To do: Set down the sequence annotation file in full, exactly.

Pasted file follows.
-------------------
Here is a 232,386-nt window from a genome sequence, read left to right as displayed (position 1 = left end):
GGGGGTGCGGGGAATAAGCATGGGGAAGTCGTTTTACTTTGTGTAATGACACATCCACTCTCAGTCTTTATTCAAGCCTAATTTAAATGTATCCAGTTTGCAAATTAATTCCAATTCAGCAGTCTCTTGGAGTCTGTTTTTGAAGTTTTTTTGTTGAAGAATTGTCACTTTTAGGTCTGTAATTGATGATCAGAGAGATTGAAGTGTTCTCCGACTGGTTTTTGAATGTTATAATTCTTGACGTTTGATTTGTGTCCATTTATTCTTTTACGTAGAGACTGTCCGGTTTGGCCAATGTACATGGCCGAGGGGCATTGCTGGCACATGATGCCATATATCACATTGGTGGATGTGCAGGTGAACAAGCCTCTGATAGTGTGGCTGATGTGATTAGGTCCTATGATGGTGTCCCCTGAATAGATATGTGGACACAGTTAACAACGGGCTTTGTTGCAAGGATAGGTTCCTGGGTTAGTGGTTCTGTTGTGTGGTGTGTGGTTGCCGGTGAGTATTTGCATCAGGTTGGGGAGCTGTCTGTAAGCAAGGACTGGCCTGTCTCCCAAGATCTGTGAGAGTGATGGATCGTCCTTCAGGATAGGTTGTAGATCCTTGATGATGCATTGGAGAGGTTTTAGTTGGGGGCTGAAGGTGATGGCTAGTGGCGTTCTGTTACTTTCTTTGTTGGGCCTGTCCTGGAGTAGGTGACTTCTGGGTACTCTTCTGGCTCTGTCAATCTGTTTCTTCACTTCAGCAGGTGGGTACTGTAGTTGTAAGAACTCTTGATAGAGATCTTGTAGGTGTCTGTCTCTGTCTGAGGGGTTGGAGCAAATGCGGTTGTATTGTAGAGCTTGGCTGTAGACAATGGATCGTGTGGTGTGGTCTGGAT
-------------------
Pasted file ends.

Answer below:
Here is a 232,386-nt window from a genome sequence, read left to right as displayed (position 1 = left end):
GGGGGTGCGGGGAATAAGCATGGGGAAGTCGTTTTACTTTGTGTAATGACACATCCACTCTCAGTCTTTATTCAAGCCTAATTTAAATGTATCCAGTTTGCAAATTAATTCCAATTCAGCAGTCTCTTGGAGTCTGTTTTTGAAGTTTTTTTGTTGAAGAATTGTCACTTTTAGGTCTGTAATTGATGATCAGAGAGATTGAAGTGTTCTCCGACTGGTTTTTGAATGTTATAATTCTTGACGTTTGATTTGTGTCCATTTATTCTTTTACGTAGAGACTGTCCGGTTTGGCCAATGTACATGGCCGAGGGGCATTGCTGGCACATGATGCCATATATCACATTGGTGGATGTGCAGGTGAACAAGCCTCTGATAGTGTGGCTGATGTGATTAGGTCCTATGATGGTGTCCCCTGAATAGATATGTGGACACAGTTAACAACGGGCTTTGTTGCAAGGATAGGTTCCTGGGTTAGTGGTTCTGTTGTGTGGTGTGTGGTTGCCGGTGAGTATTTGCATCAGGTTGGGGAGCTGTCTGTAAGCAAGGACTGGCCTGTCTCCCAAGATCTGTGAGAGTGATGGATCGTCCTTCAGGATAGGTTGTAGATCCTTGATGATGCATTGGAGAGGTTTTAGTTGGGGGCTGAAGGTGATGGCTAGTGGCGTTCTGTTACTTTCTTTGTTGGGCCTGTCCTGGAGTAGGTGACTTCTGGGTACTCTTCTGGCTCTGTCAATCTGTTTCTTCACTTCAGCAGGTGGGTACTGTAGTTGTAAGAACTCTTGATAGAGATCTTGTAGGTGTCTGTCTCTGTCTGAGGGGTTGGAGCAAATGCGGTTGTATTGTAGAGCTTGGCTGTAGACAATGGATCGTGTGGTGTGGTCTGGAT